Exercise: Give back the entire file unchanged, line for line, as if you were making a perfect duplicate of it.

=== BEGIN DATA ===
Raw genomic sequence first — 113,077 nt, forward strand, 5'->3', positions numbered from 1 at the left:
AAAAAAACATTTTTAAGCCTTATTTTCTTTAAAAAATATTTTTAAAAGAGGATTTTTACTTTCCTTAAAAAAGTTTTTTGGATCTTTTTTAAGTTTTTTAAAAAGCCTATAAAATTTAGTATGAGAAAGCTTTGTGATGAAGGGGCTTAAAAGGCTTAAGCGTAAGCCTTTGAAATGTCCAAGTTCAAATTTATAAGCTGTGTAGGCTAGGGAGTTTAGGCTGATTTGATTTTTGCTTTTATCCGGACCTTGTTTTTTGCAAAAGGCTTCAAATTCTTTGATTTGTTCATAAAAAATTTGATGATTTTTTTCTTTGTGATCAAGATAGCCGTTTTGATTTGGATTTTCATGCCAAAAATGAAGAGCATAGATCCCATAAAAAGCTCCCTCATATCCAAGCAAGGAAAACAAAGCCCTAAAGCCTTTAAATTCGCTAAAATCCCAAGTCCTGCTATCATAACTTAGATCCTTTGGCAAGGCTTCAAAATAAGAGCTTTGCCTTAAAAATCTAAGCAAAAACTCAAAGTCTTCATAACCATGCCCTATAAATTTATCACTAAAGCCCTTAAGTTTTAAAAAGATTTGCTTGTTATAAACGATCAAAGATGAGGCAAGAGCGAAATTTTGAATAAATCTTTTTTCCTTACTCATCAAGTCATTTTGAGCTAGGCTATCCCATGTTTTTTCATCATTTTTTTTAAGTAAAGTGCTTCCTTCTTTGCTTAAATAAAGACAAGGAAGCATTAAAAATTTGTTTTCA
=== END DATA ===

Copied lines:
Raw genomic sequence first — 113,077 nt, forward strand, 5'->3', positions numbered from 1 at the left:
AAAAAAACATTTTTAAGCCTTATTTTCTTTAAAAAATATTTTTAAAAGAGGATTTTTACTTTCCTTAAAAAAGTTTTTTGGATCTTTTTTAAGTTTTTTAAAAAGCCTATAAAATTTAGTATGAGAAAGCTTTGTGATGAAGGGGCTTAAAAGGCTTAAGCGTAAGCCTTTGAAATGTCCAAGTTCAAATTTATAAGCTGTGTAGGCTAGGGAGTTTAGGCTGATTTGATTTTTGCTTTTATCCGGACCTTGTTTTTTGCAAAAGGCTTCAAATTCTTTGATTTGTTCATAAAAAATTTGATGATTTTTTTCTTTGTGATCAAGATAGCCGTTTTGATTTGGATTTTCATGCCAAAAATGAAGAGCATAGATCCCATAAAAAGCTCCCTCATATCCAAGCAAGGAAAACAAAGCCCTAAAGCCTTTAAATTCGCTAAAATCCCAAGTCCTGCTATCATAACTTAGATCCTTTGGCAAGGCTTCAAAATAAGAGCTTTGCCTTAAAAATCTAAGCAAAAACTCAAAGTCTTCATAACCATGCCCTATAAATTTATCACTAAAGCCCTTAAGTTTTAAAAAGATTTGCTTGTTATAAACGATCAAAGATGAGGCAAGAGCGAAATTTTGAATAAATCTTTTTTCCTTACTCATCAAGTCATTTTGAGCTAGGCTATCCCATGTTTTTTCATCATTTTTTTTAAGTAAAGTGCTTCCTTCTTTGCTTAAATAAAGACAAGGAAGCATTAAAAATTTGTTTTCA